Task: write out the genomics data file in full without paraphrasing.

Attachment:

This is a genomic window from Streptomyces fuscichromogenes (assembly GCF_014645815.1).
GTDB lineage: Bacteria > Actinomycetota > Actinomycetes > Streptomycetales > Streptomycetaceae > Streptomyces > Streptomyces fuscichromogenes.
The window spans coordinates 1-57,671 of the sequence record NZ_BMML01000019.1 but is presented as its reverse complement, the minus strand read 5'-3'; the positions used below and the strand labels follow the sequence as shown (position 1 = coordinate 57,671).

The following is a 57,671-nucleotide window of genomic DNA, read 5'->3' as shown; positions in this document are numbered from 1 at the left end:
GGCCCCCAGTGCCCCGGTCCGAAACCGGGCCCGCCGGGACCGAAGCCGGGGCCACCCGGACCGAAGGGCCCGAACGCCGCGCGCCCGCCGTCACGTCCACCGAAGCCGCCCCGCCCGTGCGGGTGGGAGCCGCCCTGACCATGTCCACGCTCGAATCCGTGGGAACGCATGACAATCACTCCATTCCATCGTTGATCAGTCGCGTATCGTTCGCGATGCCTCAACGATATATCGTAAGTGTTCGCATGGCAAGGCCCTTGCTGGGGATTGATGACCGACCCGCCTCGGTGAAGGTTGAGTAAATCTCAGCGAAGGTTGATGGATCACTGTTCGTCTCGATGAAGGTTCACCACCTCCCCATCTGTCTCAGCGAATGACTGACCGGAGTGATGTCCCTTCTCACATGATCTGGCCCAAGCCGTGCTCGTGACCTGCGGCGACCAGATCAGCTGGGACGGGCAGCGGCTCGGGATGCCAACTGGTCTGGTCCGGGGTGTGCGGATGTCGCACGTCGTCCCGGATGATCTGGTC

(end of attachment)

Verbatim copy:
This is a genomic window from Streptomyces fuscichromogenes (assembly GCF_014645815.1).
GTDB lineage: Bacteria > Actinomycetota > Actinomycetes > Streptomycetales > Streptomycetaceae > Streptomyces > Streptomyces fuscichromogenes.
The window spans coordinates 1-57,671 of the sequence record NZ_BMML01000019.1 but is presented as its reverse complement, the minus strand read 5'-3'; the positions used below and the strand labels follow the sequence as shown (position 1 = coordinate 57,671).

The following is a 57,671-nucleotide window of genomic DNA, read 5'->3' as shown; positions in this document are numbered from 1 at the left end:
GGCCCCCAGTGCCCCGGTCCGAAACCGGGCCCGCCGGGACCGAAGCCGGGGCCACCCGGACCGAAGGGCCCGAACGCCGCGCGCCCGCCGTCACGTCCACCGAAGCCGCCCCGCCCGTGCGGGTGGGAGCCGCCCTGACCATGTCCACGCTCGAATCCGTGGGAACGCATGACAATCACTCCATTCCATCGTTGATCAGTCGCGTATCGTTCGCGATGCCTCAACGATATATCGTAAGTGTTCGCATGGCAAGGCCCTTGCTGGGGATTGATGACCGACCCGCCTCGGTGAAGGTTGAGTAAATCTCAGCGAAGGTTGATGGATCACTGTTCGTCTCGATGAAGGTTCACCACCTCCCCATCTGTCTCAGCGAATGACTGACCGGAGTGATGTCCCTTCTCACATGATCTGGCCCAAGCCGTGCTCGTGACCTGCGGCGACCAGATCAGCTGGGACGGGCAGCGGCTCGGGATGCCAACTGGTCTGGTCCGGGGTGTGCGGATGTCGCACGTCGTCCCGGATGATCTGGTC